Josia Pietsch 6c2a76d838
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improved lecture 17
2024-02-05 20:30:13 +01:00

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What is an example of a flow with a dense orbit
that isn't minimal.
Consider the Bernoulli shift.
$T = \Z \acts \{0,1\}^{\Z}$.
$(0)$ is a subflow.
Let $\phi\colon \Z \to \{0,1\}^{< \omega}$
be an enumeration of all finite binary sequences.
Consider the concatenation
\ldots \concat \phi(-2) \concat \phi(-1) \concat \phi(0) \concat \phi(1) \concat \phi(2) \concat \ldots
\subsection{Sheet 11}
If $A$, $B$ are topological spaces,
then $f\colon A \to B$,
is continuous iff
$f(\overline{S}) \subseteq \overline{f(S)}$
for all $S \subseteq A$.
Suppose that $f$ is continuous.
Take $a \in \overline{S}$.
Take any $f(a) \in U \overset{\text{open}}{\subseteq} B$.
$f^{-1}(U)$ is open and $f^{-1}(U) \ni a$.
So there exists $s \in S$ such that $s \in f^{-1}(U)$
and $f(s) \in U$.
On the other hand suppose $f(\overline{S}) \subseteq \overline{f(S)}$
for all $S \subseteq A$.
It suffices to show that preimages of closed sets are closed.
Let $V \overset{\text{closed}}{\subseteq} B$.
Then $f(\overline{f^{-1}(V)}) \subseteq \overline{ff^{-1}(V)} \subseteq V$,
\overline{f^{-1}(V)} \subseteq f^{-1}(f(\overline{f^{-1}(V)})) \subseteq f^{-1}(V).
Let $A$ be compact and $B$ Hausdorff.
Let $f\colon A \to B$ be continuous
and $S \subseteq A$.
Then $f(\overline{S}) = \overline{f(S)}$.
We have already shown $f(\overline{S}) \subseteq \overline{f(S)}$.
Since $A$ is compact, $f(\overline{S})$ is compact
and since $B$ is Hausdorff, compact subsets of $B$ are closed.
\nr 1
Let $(X,T)$ be a flow and $G = E(X,T)$ its Ellis semigroup.
Let $d$ be a compatible metric on $X$.
\item Let $f_0 \in X^X$ be a continuous function.
Then $L_{f_0}\colon X^X \to X^X, f \mapsto f_0 \circ f$ is continuous.
Consider $\{f : f_0 \circ f \in U_{\epsilon}(x,y)\}$.
We have
&&f_0 \circ f \in U_{\epsilon}(x,y)\\
&\iff& d(x, f_0(f(y))) < \epsilon\\
&\iff& f(y) \in f_0^{-1}(B_{\epsilon}(x))\\
&\iff& f \in \bigcup_{\tilde{x} \in f_0^{-1}(B_{\epsilon}(x))}U_{\epsilon_{\tilde{x}}}(\tilde{x}, y)
where $\epsilon_{\tilde{x}}$ is such that $B_{\epsilon_{\tilde{x}}}(\tilde{x}) \subseteq f_0^{-1}(B_{\epsilon}(x))$.
(This is possible since $f_0$ is continuous, hence $f_0^{-1}(B_{\epsilon}(x))$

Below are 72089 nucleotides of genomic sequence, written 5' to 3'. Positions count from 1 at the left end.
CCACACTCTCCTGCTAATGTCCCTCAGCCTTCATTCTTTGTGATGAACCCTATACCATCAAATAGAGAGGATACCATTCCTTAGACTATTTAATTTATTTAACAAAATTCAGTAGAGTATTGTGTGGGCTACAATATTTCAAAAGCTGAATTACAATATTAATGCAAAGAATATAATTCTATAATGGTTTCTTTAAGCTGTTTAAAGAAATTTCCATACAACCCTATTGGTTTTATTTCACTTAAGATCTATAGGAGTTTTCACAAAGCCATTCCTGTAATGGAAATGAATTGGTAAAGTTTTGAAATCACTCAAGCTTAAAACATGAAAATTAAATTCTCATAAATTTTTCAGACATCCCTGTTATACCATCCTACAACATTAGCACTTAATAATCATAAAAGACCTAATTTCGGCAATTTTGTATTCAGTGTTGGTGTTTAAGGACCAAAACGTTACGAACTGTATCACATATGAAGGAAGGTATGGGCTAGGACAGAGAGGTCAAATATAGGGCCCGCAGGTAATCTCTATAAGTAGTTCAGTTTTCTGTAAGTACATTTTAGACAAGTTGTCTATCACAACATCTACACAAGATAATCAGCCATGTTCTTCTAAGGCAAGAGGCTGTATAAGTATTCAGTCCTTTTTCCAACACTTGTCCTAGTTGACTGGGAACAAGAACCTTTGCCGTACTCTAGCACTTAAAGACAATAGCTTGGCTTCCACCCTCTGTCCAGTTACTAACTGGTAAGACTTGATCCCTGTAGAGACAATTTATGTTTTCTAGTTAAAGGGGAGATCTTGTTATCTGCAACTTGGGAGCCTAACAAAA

is open.)
Clearly the RHS is open.
\item If $f_0$ is not continuous, then $L_{f_0}$ is in general not continuous:
Let $X = [0,1]$, and $f_0 \coloneqq \One_{\Q}$.
Consider $U \coloneqq U_{\frac{1}{2}}(1,1)$.
Then $\{f : f_0 \circ f \in U\} = \{f : f(1) \in \Q\}$
is not open.
\item Let $x_0 \in X$. The evaluation map
\ev_{x_0}\colon X^X &\longrightarrow & X \\
f &\longmapsto & f(x_0)
is continuous:
Let $y \in X$ and consider $B_\epsilon(y) \subseteq X$.
By definition $\ev_{x_0}(B_{\epsilon}(y)) = U_{\epsilon}(y,x_0)$
is open.
\item For any $x \in X$, we have $Gx = \overline{Tx}$:
By definition $G = \overline{\{x \mapsto tx : t \in T\}}$.
Consider $\ev_x \colon X^X \to X$.
$X^X$ is compact and $X$ is Hausdorff.
Hence we can apply
\item Let $x_0 \neq x_1 \in X$.
Then $(x_0,x_1)$ is a proximal pair iff $d(gx_0,gx_1) = 0$
for some $g \in G$:
Let $(x_0,x_1)$ be proximal.
Consider $(\ev_{x_0}, \ev_{x_1})\colon X^X \to X \times X$
and $d\colon X \times X \to \R$.
Both maps are continuous.
Consider $D \coloneqq \{d(gx_0, gx_1) : g \in G\}$.
$G$ is compact, hence $D$ is compact.
$D$ contains elements arbitrarily close to $0$
and $D$ is closed, so $0 \in D$.
On the other hand let $g \in G$ be such that $d(gx_0,gx_1) = 0$.
We want to show that $(x_0,x_1)$ is proximal.
As $gx_0 = gx_1$, we have that there eixsts $\epsilon > 0$
such that $g \in U_{\epsilon}(gx_0, x_1) \cap U_\epsilon(gx_1, x_0)$
As $g \in \overline{T}$ for all $\epsilon > 0$,
there exists $t \in T$ with $t \in U_\epsilon(gx_0,x_1) \cap U_\epsilon(gx_1,x_0)$.
Hence $d(tx_1, gx_0) < \epsilon$ and $d(tx_0, gx_1) < \epsilon$.
\item $(X,T)$ contains a minimal subflow:
We apply Zorn's lemma.
It suffices to show that a chain of subflows $X \supseteq X_1 \supseteq X_2 \supseteq \ldots$
has a limit.
We claim that $(\bigcap_n X_n, T)$ is a subflow, i.e.~ $\bigcap_n X_n$
is $T$-invariant.
Indeed, since all the $X_n$ are $T$-invariant,
we have $T(\bigcap_n X_n) \subseteq \bigcap_n TX_n \subseteq \bigcap_n X_n$.
It is clear that $\bigcap_{n} X_n$ is closed.
Since $X$ is compact the intersection is also non-empty.
\item Show that if $T$ is a compact metrisable topological flow,
then $(X,T)$ is equicontinuous.
Suppose that $(X,T)$ is not equicontinuous.
Then there exists $\epsilon> 0$
such that
\[\forall \delta > 0.~ \exists x,y \in X, t \in Y.~d(x,y) < \delta \land d(tx,ty) \ge \epsilon.\]
Take $\delta_n = \frac{1}{n}$.
Choose bad $x_n$, $y_n$, $t_n$.
Since $X$ and $T$ are compact,
wlog.~$x_n \to x'$, $y_n \to y'$, $t_n \to t'$.
So $d(t'x', t'y') > \epsilon$,
but $x' = y'$ $\lightning$